This collection is an ekphrastic series of poems on the painting 'Work' by Ford Madox Brown which is displayed in the Manchester Art Gallery.

The corona of sonnets The Noble Working Men: The Navvies, won first prize in the Pre-Raphaelite Society Competition 2016. Ragamuffins was published in Tiger's Eye, Denver, 2016

It is available to buy here. 


If ever a painting has stories to tell it is Ford Madox Brown's "Work". In its busy depiction of the Victorian social system, the painting  provides a ripe seed for the writer's imagination and Wendy Holborow's is both illuminating and  expressive. She manages to supply new layers of meaning to this meaningful work. There's pathos, humour, empathy and understanding in these poems and a wonderful way with words.


Each character depicted on Brown's canvas (from aristocrats and intellectuals to navvies and ragamuffins) is acutely observed and vividly brought to life through the works in this collection. A mastery of technique is also clearly demonstrated in the use of so many different written forms -  from traditional sonnets to open field poems and from prose to a short play -  the styles chosen being as diverse as and relevant to the subjects described.


I just wish I could have seen the painting whilst reading the collection  but it's easy  to see it in the Wikipedia entry on "Work" or - better still - at Manchester Art Gallery.

Lucia Crothall

'Work's Forward Motion' by Wendy Holborow is innovative and exciting. The book itself has been designed and formatted to such a high standard that I was genuinely shocked that it was a an independently published collection. The cover image leads you into the poetry beautifully and introduces you to the characters without having to rely on continuous footnotes. It took me two hours to read the whole collection. I'm by no means a slow reader but as the characters were depicted so vividly I wanted to remain in their company a little longer and kept revisiting poems. The fragility of the young girl against the horror of her life in 'The Ragamuffins' sticks profoundly in the gullet and the description of bird's "hollow" bones makes it a poem that imprints graphically onto the mind.

The collection plays with traditional and experimental poetic form which has been accomplished with the conspicuous skill and knowledge of an experienced poet. Wendy Holborow's talent is most notable in the collection's introductory poem, 'Mesostic for Ford Madox Brown' where the poem reads horizontally and vertically. It shows a rare understanding of the nuances of visual art. The poems exist in an unfaltering series that focuses on the minute details of the painting whilst also drawing the reader's eye across the collection, as if looking at a behemoth painting in a museum. The most experimental poem within the collection is 'The Women: A Play' and it is one of my personal favourites. Each voice has a colourful character that is informed by their circumstance but far from stereotypical. It is an honest representation of a group of starkly different women living with each other in the confines of the artist's imagination.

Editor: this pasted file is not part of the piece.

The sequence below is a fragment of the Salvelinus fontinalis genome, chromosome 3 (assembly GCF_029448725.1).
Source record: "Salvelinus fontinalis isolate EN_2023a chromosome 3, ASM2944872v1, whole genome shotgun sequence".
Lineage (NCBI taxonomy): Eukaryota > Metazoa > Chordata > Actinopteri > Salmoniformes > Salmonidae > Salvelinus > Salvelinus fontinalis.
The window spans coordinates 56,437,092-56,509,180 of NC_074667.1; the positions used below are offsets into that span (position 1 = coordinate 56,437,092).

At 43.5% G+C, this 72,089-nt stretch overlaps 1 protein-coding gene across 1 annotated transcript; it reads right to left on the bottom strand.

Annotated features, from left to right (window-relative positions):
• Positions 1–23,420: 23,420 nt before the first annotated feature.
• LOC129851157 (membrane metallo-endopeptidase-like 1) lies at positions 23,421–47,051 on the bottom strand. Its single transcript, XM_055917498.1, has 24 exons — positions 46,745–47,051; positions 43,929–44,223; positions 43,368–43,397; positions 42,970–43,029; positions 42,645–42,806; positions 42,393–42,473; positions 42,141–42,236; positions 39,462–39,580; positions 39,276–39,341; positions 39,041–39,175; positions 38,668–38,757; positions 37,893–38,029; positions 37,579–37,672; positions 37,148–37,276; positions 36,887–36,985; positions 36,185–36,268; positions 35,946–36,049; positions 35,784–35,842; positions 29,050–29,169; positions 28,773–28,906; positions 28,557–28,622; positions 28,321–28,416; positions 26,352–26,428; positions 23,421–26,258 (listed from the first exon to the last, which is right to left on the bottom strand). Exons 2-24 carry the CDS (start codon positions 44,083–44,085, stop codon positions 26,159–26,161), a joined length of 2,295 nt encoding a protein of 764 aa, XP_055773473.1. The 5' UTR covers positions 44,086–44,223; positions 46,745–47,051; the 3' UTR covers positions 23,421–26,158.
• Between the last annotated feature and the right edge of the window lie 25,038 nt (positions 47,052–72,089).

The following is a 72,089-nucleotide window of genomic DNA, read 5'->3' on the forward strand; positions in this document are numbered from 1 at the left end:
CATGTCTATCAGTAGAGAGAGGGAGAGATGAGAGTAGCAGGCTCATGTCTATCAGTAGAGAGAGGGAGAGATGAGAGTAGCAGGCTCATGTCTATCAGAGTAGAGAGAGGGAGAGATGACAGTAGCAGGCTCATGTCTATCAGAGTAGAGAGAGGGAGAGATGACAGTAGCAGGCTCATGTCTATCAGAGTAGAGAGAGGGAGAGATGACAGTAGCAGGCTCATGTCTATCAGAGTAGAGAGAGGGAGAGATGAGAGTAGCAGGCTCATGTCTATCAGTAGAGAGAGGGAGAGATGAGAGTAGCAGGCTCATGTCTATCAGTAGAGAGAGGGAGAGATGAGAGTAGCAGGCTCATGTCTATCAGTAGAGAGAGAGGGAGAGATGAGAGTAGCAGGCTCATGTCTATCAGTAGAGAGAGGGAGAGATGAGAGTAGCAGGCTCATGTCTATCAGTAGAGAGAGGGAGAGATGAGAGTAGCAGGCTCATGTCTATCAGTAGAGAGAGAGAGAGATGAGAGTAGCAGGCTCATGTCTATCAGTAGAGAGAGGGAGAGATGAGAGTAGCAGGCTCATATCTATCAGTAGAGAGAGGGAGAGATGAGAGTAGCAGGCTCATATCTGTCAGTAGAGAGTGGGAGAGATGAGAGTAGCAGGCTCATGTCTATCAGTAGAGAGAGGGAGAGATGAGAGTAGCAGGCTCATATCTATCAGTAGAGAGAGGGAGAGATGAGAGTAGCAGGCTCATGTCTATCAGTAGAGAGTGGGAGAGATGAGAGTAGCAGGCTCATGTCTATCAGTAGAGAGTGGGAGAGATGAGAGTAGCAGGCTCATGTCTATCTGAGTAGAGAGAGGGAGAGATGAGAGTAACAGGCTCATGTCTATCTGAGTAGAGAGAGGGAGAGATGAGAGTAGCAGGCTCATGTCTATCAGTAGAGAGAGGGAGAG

'Work's Forward Motion' exists comfortably on my shelf next to Rhian Edwards and Emily Blewitt. It has been read by my artistic friends who have since discovered that I am very possessive of my poetry books. During the weeks the poetry collection spent kidnapped, it was read and recommended by people that I never thought would willing read an entire poetry collection. It was hard enough getting them to simply listen to a poem without the enticement of wine at the end. As an artist, poet and compulsive reader, this collection sates all appetites. It is a modern masterpiece.





What has that navvy found?

The children hear

the click-clack of tiny bones,

hollow, like a broken

penny whistle

that no longer sings.


He spreads the skeleton

of feathery wings –

the weight of earth

has flattened it,

like their mother,

in her eternal bed.


The click-clack

fills their nightmares.

Their mother’s skull

with sockets empty

of her lake-blue eyes,

her gapped and blackened teeth

loosened in her jaw,

her brittle ribs


like an Aeolian harp

no longer

played by the wind.




The girl’s embryonic dreams are of her mother –

the weight of the earth is on the chest

that suckled them, on the pelvic bones

that nurtured each of them in her womb.


Their mother whimpered in death.

The worms flenched her flesh

in whispers. Soil encrusted

ochre bones are all that remains

becoming hollow like the bird’s.


The girl wakes and screams,

disturbs the little ones,

causes her father to shift his weight





Blessed is he who has found his work, let him ask no other blessedness. Thomas Carlysle.



The tapestry of your painting is the yarn

from which I weave my words,


a struggle for dominance

between your images and my syntax,


but paintings, when verbalized, become stories,

so I fabricate my narratives into your characters –


though crowded and claustrophobic,

I make them a complete cloth of life.


Your lithic patience, work of ethics,

limned – yours and mine in tandem.


I shadow your images

with a translation, an explanation.